Primary History - Romans A glimpse of teenage life in ancient Rome - Ray Laurence Classical Reception Studies Network The Classical Reception Studies Network (CRSN) aims to facilitate the exchange of information and to encourage collaboration in the field of classical reception studies by bringing together departments and individuals from across the world. Classical Reception Studies is the inquiry into how and why the texts, images and material cultures of Ancient Greece and Rome have been received, adapted, refigured, used and abused in later times and often other places. For more information on the Network and its history, please go to the Network page which explains who we are and what we do. The Events section lists current and future Classical Reception conferences, seminars, workshops and performances. "Happy Birthday, everyone - and many happy returns!" "Congratulations to the Classical Reception Studies Network on the first ten years, which have done so much to make the UK an exciting centre for the study of all aspects of classical reception.
Gracchi Brothers The social and political landscape of the Roman world was about to undergo an abrupt transformation in the Late Republic. The emergence, and eventual assassination of the Gracchus brothers, Tiberius and Gaius, is often considered the first major step towards the fall of the Roman Republic. While Roman class and social affairs had for centuries consisted of machinations by various individuals to get their way (such as the Plebs withdrawal from Rome in the early Republic), the activities of the Gracchi completely altered the state of Roman politics. The careers of these two men were marked by riots, murder, and ultimately, outright manipulation of the common population to achieve their goals. The tremendous growth of the Empire, through both acquisition of land, slaves, and various citizen classes led to a fundamental divide in the Roman political system. From 137 to 121 BC, Tiberius, and then Gaius Gracchus, stood at the center of this turmoil.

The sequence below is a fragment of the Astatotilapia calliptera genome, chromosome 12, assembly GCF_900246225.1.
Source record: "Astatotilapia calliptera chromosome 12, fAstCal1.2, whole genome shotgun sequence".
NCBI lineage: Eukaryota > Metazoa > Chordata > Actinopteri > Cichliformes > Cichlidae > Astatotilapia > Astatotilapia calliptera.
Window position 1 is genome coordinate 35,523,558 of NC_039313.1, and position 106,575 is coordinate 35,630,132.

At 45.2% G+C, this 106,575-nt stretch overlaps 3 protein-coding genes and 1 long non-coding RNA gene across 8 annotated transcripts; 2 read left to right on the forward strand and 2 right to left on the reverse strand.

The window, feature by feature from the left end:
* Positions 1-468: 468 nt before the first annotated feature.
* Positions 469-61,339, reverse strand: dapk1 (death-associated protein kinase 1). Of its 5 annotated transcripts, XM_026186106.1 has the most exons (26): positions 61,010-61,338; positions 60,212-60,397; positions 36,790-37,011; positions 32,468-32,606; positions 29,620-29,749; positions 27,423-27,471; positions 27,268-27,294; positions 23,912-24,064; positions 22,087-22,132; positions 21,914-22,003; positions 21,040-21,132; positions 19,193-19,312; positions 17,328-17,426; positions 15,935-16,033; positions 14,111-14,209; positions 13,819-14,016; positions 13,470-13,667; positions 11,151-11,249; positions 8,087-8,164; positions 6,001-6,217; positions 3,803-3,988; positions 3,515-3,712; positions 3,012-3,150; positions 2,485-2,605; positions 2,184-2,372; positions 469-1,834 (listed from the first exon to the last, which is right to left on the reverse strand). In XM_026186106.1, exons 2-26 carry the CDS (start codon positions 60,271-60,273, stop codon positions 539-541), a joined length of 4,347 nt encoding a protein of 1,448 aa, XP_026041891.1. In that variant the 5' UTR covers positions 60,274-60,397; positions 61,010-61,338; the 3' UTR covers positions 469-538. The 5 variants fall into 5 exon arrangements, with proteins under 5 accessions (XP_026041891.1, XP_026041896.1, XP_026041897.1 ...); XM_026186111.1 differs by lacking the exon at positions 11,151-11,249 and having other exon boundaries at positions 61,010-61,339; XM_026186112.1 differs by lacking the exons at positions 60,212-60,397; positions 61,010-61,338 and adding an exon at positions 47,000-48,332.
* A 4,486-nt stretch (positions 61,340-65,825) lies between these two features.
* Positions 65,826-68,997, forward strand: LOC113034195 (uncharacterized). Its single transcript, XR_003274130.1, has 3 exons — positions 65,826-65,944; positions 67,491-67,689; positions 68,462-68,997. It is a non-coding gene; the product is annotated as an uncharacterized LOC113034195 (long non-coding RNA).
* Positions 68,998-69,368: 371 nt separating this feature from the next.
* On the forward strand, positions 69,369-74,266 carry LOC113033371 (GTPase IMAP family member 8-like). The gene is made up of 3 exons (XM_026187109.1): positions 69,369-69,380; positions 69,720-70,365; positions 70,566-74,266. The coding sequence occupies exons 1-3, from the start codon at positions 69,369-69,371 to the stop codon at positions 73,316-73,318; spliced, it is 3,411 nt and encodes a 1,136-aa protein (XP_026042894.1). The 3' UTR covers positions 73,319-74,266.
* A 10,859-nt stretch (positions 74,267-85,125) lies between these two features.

Catalogue - Senate House Libraries -- Warburg Institute digital copy antiquities Catalogue Articles You are not logged in | My saved items (0 items) | Login Give Feedback Explore Related Searches Advanced Search Results 1 - 25 of 30 for Warburg Institute digital copy antiquities 1 2 next Sorted by Relevance | Title | Date Refine by: Availability At the library (30) more Format Location Latin (22) Italian (9) Dutch (2) French (2) English (2) German (1) Greek, Ancient (to 1453) (1) Language Publish Date Rome (13) Italy (5) Greece (2) Etruria (1) Mainz (1) Turkey (1) Place Refine by Tag: ancient art ancient history ancient sculpture antiquities architecture art classical antiquities italy rome statues [Show more tags] Related Searches Additional Suggestions ancient art ancient history antiquities classical antiquities italy rome statues more ancient art ancient history ancient sculpture antiquities architecture art classical antiquities classical art classical art objects classical gems classical mythology diana emperors engraving engravings etruria fountains french engraving greece greek numismatics italy jacob de wilde x